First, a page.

What Exactly Did US Prison Officials Hope To Learn At The CIA’s Infamous Torture Dungeon?
“Excessive bail shall not be required, nor excessive fines imposed, nor cruel and unusual punishments inflicted.“
As many citizens who have taken a basic civics class will tell you, this is the 8th Amendment to the Constitution of the United States. It is a part of the Bill of Rights, and as such one of the key principles behind this nation. Whenever you have leaders that betray these core ideas, it results in a blemish on our history that can never be removed, thus impacting our image to the rest of the international community.
cia torture destroyed american credibility
What the Bush Administration and CIA did between 2001-2008 not only destroyed the lives of many innocent people, but also permanently ruined our reputation for treating our enemies with fairness. It brought the country back to the 19th century, where atrocities were committed against Native American groups, and while President Obama managed to bring back some of our honor, even he could not restore things back to the way they were.
As human rights organizations attempt to seek justice for what was done, recent events have revealed some new, shocking information. A report has come up regarding a visit from members of the Federal Bureau of Prisons (FBOP) to the CIA Cobalt black site in Afghanistan in 2002. To give some back story on each, the FBOP is a law enforcement agency charged with managing the United States’s prison system, while Cobalt, or “The Salt Pit” as it was more popularly called, was one of many places where the CIA conducted torture. The Salt Pit came to gain notoriety as the worst of the sites due to its lack of regulatory oversight, management by incompetent individuals, dungeon-like design, and general sadism of the guards.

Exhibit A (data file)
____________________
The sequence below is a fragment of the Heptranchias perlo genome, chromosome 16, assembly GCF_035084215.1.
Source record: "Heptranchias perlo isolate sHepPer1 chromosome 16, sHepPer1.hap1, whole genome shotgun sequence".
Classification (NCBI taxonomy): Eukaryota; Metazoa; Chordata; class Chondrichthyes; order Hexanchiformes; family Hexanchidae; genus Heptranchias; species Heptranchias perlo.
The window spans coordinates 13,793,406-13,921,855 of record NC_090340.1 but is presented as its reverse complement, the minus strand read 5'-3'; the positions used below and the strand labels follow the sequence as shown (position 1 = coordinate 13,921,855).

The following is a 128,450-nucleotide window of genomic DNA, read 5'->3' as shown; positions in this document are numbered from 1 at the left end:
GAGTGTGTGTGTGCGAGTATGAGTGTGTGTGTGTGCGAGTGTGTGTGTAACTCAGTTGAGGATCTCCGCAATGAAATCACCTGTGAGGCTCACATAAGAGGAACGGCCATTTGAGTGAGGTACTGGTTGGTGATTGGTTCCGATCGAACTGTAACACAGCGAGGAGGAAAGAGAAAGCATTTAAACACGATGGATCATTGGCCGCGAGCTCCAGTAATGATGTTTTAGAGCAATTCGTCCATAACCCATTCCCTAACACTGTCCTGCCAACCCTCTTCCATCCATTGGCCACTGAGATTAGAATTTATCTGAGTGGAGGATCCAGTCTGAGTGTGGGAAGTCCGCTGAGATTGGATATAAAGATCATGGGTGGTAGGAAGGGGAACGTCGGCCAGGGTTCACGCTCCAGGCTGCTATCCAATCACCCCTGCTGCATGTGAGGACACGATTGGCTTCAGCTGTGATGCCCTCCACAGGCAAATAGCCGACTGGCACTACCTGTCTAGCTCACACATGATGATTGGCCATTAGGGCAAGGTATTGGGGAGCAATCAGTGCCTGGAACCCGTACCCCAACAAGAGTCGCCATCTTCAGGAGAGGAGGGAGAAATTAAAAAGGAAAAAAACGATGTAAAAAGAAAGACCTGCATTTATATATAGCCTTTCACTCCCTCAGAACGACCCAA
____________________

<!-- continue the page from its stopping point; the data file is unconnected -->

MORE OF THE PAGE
Why, then, would prison officials from the FBOP travel all the way there? Turns out to “assess” the area, and make sure it stood up to scrutiny. However, what should have then resulted in the dismantling of the institution turned into a tourist attraction, as these FBOP officers expressed amazement at the inhumane conditions of the place, jealousy that they did not have similar exhibits at their own prisons, and ultimately approval as they checked-off the “sanitary” box in their review.
This trip showcases how corruption can travel throughout a bureaucracy like a virus, and that the failure of the mainstream media and people to hold the government accountable led to these war crimes being mostly unprosecuted. As is it stands, the FBOP refuses to comment on the matter.
Image by John Moore/Getty Images
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